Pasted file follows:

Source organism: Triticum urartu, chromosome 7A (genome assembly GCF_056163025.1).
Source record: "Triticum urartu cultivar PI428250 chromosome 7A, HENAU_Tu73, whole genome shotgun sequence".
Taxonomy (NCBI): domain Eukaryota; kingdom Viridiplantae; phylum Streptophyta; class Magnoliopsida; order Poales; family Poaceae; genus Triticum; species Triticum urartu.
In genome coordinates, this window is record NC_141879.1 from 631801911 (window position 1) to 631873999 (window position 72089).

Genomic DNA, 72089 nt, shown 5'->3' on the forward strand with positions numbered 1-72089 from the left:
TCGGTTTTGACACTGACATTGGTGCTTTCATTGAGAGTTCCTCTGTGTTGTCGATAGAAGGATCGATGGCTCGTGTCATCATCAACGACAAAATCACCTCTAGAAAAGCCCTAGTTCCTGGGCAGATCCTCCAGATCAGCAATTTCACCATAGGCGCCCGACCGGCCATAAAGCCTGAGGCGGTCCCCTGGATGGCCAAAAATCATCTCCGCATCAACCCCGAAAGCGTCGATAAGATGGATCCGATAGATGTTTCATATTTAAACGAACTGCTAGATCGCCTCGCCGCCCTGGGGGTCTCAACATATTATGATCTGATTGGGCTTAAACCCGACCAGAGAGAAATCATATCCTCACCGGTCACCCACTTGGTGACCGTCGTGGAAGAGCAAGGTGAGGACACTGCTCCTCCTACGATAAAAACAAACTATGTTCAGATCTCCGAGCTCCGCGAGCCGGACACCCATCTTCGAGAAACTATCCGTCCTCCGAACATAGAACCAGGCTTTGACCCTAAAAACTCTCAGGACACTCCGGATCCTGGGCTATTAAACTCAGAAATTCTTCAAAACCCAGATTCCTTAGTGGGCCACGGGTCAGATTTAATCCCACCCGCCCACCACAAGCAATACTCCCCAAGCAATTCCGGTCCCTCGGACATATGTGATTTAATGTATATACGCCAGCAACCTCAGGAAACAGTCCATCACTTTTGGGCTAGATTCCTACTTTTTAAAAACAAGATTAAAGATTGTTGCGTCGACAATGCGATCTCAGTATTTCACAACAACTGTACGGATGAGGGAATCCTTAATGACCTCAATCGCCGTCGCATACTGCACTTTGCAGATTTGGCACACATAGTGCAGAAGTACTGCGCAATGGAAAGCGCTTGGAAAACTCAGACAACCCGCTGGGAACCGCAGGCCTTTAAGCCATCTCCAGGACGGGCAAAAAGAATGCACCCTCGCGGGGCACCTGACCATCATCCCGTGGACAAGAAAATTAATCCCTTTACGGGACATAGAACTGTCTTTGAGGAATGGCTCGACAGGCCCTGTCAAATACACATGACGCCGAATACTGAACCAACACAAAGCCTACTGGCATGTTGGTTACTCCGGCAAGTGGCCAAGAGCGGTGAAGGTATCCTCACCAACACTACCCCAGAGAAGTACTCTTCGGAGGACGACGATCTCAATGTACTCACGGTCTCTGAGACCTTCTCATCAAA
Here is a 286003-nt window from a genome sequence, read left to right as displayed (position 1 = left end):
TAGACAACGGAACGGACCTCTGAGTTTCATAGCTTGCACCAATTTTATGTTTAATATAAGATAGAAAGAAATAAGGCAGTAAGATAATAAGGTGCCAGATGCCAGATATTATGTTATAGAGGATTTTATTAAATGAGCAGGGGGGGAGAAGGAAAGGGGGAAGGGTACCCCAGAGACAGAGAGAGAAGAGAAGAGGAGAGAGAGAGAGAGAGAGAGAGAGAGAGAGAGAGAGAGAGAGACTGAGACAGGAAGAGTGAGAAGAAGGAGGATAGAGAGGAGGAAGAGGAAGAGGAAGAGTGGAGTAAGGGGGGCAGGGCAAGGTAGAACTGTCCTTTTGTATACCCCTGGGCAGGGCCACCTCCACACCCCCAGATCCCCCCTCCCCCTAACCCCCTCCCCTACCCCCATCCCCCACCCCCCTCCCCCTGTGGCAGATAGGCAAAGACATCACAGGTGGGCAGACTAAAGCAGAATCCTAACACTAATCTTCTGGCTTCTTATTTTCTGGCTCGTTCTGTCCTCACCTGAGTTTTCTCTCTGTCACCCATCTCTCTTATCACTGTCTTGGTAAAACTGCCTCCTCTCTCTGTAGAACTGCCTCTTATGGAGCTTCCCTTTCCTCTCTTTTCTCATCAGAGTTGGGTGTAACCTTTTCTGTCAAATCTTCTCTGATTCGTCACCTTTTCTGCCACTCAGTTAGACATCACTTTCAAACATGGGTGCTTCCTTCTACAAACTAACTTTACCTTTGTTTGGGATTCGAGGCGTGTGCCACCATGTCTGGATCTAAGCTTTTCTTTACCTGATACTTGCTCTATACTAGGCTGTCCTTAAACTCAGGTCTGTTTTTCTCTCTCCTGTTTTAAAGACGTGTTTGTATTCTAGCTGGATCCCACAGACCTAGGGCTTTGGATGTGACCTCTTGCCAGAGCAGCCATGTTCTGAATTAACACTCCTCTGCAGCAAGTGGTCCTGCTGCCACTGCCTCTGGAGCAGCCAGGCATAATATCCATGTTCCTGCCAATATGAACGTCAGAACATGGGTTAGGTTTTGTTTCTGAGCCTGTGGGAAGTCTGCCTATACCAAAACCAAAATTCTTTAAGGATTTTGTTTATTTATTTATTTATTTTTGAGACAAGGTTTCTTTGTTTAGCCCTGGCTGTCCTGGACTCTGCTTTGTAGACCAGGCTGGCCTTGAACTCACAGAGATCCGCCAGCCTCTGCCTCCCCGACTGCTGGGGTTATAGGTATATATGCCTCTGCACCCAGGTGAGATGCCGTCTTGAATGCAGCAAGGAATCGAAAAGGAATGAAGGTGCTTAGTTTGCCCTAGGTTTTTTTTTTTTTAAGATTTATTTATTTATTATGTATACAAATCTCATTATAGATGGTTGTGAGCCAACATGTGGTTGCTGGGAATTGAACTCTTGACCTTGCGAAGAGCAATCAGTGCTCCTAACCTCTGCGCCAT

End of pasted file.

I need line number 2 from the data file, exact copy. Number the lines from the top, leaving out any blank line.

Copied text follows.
Source record: "Triticum urartu cultivar PI428250 chromosome 7A, HENAU_Tu73, whole genome shotgun sequence".